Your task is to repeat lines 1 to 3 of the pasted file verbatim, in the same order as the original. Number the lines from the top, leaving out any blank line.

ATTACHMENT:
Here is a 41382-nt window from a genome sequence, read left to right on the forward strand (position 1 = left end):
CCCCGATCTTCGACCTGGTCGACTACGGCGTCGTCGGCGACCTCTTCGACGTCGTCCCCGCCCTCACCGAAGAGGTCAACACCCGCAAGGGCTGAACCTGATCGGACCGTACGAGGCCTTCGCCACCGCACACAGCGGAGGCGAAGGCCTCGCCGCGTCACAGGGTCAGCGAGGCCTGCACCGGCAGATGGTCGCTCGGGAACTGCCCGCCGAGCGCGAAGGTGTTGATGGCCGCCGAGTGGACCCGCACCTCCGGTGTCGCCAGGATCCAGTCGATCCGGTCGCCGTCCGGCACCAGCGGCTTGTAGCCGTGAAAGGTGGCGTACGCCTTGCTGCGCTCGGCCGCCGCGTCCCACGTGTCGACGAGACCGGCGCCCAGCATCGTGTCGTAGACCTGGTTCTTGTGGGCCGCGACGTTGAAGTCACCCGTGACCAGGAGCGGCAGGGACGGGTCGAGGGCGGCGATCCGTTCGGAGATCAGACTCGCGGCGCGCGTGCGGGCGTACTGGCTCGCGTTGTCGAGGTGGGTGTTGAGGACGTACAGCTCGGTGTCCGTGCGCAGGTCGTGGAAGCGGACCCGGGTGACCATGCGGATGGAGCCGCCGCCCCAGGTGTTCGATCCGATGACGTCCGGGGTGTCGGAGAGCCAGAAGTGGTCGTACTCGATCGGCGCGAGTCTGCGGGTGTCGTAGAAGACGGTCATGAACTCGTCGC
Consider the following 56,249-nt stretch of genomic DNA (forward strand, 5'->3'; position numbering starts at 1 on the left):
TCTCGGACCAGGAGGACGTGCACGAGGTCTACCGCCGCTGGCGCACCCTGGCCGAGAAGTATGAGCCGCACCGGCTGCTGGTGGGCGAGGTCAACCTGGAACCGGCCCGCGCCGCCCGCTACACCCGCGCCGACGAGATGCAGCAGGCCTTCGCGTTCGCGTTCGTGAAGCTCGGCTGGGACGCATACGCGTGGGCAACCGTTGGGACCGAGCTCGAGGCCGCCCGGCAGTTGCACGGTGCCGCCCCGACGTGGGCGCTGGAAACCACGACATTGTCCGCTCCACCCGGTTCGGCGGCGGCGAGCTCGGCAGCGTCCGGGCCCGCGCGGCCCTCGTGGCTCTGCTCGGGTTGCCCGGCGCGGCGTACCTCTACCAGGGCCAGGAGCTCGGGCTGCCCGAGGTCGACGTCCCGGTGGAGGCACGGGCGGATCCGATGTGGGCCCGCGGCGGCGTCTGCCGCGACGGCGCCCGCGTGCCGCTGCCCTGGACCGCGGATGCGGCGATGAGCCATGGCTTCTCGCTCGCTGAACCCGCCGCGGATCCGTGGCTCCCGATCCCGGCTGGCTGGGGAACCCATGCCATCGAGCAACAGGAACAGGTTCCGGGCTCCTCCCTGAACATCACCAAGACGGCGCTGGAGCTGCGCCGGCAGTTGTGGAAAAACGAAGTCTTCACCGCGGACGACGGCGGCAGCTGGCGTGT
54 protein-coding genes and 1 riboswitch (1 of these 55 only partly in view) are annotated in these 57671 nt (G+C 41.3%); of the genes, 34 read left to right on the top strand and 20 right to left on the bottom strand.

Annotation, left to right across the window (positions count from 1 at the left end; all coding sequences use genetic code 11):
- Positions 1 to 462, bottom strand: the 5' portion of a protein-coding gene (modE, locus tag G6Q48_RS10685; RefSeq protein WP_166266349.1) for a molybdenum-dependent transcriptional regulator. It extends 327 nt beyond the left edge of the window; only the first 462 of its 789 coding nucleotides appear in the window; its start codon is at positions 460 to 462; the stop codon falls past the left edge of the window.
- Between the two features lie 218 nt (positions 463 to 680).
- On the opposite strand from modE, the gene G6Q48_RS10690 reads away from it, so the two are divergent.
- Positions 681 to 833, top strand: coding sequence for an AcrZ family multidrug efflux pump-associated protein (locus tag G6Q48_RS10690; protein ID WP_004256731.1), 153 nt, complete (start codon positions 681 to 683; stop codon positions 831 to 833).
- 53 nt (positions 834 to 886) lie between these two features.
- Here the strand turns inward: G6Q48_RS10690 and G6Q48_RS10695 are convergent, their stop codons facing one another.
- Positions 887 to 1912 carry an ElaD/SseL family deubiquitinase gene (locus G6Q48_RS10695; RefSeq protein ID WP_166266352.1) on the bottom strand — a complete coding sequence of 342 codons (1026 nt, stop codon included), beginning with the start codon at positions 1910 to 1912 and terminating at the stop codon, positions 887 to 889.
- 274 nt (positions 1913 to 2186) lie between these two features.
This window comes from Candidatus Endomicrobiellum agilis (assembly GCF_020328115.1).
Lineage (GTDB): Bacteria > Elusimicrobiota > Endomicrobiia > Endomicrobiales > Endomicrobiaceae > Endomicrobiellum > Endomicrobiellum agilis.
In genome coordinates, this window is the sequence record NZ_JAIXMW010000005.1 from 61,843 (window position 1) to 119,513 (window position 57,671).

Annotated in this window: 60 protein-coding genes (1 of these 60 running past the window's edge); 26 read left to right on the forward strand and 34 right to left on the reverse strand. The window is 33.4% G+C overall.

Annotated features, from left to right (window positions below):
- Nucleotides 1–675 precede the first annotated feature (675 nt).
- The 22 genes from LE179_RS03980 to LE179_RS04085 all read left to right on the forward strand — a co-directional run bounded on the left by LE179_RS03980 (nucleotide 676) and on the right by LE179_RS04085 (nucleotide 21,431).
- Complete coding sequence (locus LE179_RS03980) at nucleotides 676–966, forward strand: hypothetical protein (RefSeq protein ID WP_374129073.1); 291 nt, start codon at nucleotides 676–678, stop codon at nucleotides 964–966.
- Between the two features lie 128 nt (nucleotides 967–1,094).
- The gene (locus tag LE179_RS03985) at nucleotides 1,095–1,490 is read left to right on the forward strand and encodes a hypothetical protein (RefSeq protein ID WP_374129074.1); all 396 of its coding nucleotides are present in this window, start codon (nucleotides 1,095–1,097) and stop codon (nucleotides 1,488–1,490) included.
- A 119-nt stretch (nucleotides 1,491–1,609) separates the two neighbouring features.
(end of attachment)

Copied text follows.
Here is a 41382-nt window from a genome sequence, read left to right on the forward strand (position 1 = left end):
CCCCGATCTTCGACCTGGTCGACTACGGCGTCGTCGGCGACCTCTTCGACGTCGTCCCCGCCCTCACCGAAGAGGTCAACACCCGCAAGGGCTGAACCTGATCGGACCGTACGAGGCCTTCGCCACCGCACACAGCGGAGGCGAAGGCCTCGCCGCGTCACAGGGTCAGCGAGGCCTGCACCGGCAGATGGTCGCTCGGGAACTGCCCGCCGAGCGCGAAGGTGTTGATGGCCGCCGAGTGGACCCGCACCTCCGGTGTCGCCAGGATCCAGTCGATCCGGTCGCCGTCCGGCACCAGCGGCTTGTAGCCGTGAAAGGTGGCGTACGCCTTGCTGCGCTCGGCCGCCGCGTCCCACGTGTCGACGAGACCGGCGCCCAGCATCGTGTCGTAGACCTGGTTCTTGTGGGCCGCGACGTTGAAGTCACCCGTGACCAGGAGCGGCAGGGACGGGTCGAGGGCGGCGATCCGTTCGGAGATCAGACTCGCGGCGCGCGTGCGGGCGTACTGGCTCGCGTTGTCGAGGTGGGTGTTGAGGACGTACAGCTCGGTGTCCGTGCGCAGGTCGTGGAAGCGGACCCGGGTGACCATGCGGATGGAGCCGCCGCCCCAGGTGTTCGATCCGATGACGTCCGGGGTGTCGGAGAGCCAGAAGTGGTCGTACTCGATCGGCGCGAGTCTGCGGGTGTCGTAGAAGACGGTCATGAACTCGTCGC
Consider the following 56,249-nt stretch of genomic DNA (forward strand, 5'->3'; position numbering starts at 1 on the left):